Garðar BA 64 is a steel ship that sits on the shoreline at Patreksfjörður in Westfjords slowly rusting away. She is a short distance from the high tide line and escapes most of the winter storms that pound this Icelandic coastline. The colours and rust on her paintwork makes her a fantastic photography location.
This article contains affiliate links meaning I may earn a commission if you make a purchase by clicking on a link (at no extra cost to you) Learn more.
The Story of Garðar BA 64
Launched in 1912, the same year as the Titanic sank to the bottom of the Atlantic, Globe IV is the oldest steel ship to remain in Iceland.
Originally a Norwegian whaling vessel, she had a reinforced hull to break through ice and a steam engine designed to allow her to sail when the seas were calm and traditional sails were useless.
With a colourful past she came to Iceland after World War II and was converted into a boat for herring fishing as whaling restrictions intensified and made it less viable. Given the Icelandic name Siglunes SI 89 her old steam engine was replaced with a modern diesel engine and she found a number of owners. In 1963 she was renamed Garðar BA 64.
Finally in 1981 her time was up. She was unsafe for service and was runaground onto a shallow shingle beach in the Skápadalur Valley in the Westfjords of Iceland.
Today she is a sorry sight. Here beautiful red outer layer is rusting, pieces dropping away with each storm. The timber beneath is dry and disintegrating knot by knot. She is a challenge to those defying the rules and signs, a play thing of the young and rebellious who don’t believe her eventual collapse will happen while they are exploring her holds and superstructure.
- Garðar BA 64 is perfect for photography. She can be busy but most people stop for photographs and move on. First thing in the morning was perfect with the sun rising behind the mountains illuminating her well.
- In May the sunsets directly behind her making for fantastic sunset shots and she works well with aurora in the background in the winter months.
- Don’t just look at the stunning big picture. Take time to explore the patterns in the rust and the textures in her outer layer.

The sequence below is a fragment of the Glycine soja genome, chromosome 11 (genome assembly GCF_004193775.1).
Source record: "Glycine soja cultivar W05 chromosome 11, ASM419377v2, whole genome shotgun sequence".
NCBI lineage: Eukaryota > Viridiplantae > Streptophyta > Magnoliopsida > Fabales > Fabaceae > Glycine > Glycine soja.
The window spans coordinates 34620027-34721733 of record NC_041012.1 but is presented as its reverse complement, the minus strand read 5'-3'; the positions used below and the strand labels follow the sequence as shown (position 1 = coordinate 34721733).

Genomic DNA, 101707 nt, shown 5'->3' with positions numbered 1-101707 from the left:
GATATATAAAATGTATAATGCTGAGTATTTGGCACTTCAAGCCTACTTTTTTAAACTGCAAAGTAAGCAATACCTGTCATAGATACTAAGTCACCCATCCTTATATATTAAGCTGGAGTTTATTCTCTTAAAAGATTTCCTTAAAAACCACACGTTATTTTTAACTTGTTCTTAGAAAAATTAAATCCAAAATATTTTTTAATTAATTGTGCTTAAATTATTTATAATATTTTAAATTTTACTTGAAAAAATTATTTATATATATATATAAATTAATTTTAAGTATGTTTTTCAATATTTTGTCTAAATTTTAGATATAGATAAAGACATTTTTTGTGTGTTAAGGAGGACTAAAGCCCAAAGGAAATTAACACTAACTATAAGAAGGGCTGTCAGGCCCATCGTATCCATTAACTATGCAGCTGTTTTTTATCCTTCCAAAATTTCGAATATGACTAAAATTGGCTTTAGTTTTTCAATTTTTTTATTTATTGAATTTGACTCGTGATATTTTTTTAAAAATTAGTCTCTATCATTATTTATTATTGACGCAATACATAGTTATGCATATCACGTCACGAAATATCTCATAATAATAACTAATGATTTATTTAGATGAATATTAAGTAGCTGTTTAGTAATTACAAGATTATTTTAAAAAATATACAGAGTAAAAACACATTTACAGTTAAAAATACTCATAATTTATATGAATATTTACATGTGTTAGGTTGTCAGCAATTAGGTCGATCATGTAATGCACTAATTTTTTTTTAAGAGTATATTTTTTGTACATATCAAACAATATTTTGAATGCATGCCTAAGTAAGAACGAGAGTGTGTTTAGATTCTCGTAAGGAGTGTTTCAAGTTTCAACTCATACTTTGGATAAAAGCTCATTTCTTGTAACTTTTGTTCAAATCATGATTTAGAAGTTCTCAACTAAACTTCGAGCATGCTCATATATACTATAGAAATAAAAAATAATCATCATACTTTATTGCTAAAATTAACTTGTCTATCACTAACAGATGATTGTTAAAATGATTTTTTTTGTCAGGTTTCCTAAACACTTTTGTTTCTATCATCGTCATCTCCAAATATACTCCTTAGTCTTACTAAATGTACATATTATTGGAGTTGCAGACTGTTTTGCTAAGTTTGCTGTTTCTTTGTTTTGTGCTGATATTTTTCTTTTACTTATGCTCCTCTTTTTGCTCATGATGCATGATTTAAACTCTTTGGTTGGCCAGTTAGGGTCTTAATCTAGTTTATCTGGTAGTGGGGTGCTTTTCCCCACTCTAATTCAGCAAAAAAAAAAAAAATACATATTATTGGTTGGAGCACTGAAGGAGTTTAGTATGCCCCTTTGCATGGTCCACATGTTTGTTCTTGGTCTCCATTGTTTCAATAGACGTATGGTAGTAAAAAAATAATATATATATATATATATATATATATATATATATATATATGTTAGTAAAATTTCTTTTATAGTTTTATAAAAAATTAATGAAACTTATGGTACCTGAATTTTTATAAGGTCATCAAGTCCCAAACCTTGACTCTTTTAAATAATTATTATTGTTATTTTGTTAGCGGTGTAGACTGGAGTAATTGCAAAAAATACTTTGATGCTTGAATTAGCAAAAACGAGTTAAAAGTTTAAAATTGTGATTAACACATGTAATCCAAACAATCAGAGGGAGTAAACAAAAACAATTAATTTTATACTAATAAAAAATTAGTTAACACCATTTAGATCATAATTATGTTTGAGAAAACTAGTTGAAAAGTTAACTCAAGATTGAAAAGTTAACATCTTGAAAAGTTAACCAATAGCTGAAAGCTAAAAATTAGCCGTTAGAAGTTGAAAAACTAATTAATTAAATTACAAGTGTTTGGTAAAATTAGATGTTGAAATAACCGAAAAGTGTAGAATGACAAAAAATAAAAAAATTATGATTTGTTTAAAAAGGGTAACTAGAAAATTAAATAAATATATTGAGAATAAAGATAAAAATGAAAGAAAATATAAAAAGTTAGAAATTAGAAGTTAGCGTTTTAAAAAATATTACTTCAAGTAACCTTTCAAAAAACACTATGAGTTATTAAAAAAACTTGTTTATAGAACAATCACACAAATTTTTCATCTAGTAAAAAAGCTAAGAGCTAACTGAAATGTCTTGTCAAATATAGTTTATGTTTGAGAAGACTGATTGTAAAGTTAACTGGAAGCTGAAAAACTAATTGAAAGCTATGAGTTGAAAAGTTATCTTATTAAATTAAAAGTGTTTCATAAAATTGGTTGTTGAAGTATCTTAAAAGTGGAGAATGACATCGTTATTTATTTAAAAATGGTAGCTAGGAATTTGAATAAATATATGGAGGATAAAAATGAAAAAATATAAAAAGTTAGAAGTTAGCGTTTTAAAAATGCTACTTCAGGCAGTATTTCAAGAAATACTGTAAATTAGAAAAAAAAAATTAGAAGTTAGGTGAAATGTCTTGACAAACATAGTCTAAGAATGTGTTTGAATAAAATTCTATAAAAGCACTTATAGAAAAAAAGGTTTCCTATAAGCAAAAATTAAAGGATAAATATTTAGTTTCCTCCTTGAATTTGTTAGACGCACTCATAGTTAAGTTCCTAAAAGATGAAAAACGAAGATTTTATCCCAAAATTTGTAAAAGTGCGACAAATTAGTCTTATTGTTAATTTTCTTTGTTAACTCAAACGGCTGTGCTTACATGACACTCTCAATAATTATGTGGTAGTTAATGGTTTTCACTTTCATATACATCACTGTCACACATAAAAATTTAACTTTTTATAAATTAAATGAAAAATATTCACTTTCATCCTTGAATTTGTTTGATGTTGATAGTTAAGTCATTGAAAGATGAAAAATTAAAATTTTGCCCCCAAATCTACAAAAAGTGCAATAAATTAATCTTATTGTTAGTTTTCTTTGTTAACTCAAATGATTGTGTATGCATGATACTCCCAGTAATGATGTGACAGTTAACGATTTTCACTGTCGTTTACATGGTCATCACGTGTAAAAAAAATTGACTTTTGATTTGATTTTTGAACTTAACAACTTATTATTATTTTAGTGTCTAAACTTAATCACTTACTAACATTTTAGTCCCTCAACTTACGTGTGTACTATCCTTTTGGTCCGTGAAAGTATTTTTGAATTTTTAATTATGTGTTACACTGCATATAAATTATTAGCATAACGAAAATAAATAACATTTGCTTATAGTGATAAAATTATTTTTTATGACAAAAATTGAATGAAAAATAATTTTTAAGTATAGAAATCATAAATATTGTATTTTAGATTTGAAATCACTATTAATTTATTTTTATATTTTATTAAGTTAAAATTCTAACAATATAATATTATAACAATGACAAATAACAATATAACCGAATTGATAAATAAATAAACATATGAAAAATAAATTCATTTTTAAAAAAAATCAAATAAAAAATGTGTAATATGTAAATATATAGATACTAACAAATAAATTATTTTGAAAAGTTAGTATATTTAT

- Take care and follow the signs about not entering her, however good the photography may be.
Tips for Visiting
- Avoid peak times. Come early or late in the day
- Most people just stop for a few minutes but planning to use the picnic tables nearby means you can stay and wait for others to carry on along the coast
- Explore the pebble shoreline as it has beautiful marine including seaweeds, shells and crabs
Getting to Garðar BA 64 and Skápadalur Valley
Garðar BA 64 is easy to find on the main 612 towards the Látrabjarg Bird Cliffs. She sits on the shore of Patreksfjörður with a large parking area. The 612 is easily reach from road 62 which links Brjánslækur ferry from Stykkishólmur on the Snæfellsnes peninsula to Patreksfjörður in the Westfjords. Beyond Garðar BA 64 the road deteriorates and with anywhere in the Westfjords distances take longer to drive than expected.
If this corner of Westfjords is intriguing but seems too much driving, then this day tour will take you to all the places on roads 612 and 614. Someone else will drive the passes for you and negotiate the coaches on the tiny mountain roads while you enjoy the experience. This includes visiting Garðar BA 64.
Places to Visit near Garðar BA 64
- Látrabjarg Cliffs – Sea cliffs, the summer home to thousands of sea birds
- Bjargtangar Lighthouse – The most westerly lighthouse in Europe
- Hnjótur Museum – A weird combination of objects are collected in this small museum
- Dynjandi Waterfall – A stunning veil waterfall
- Ólafsviti – A small cliff top lighthouse
- Rauðasandur Beach – Stunning golden sands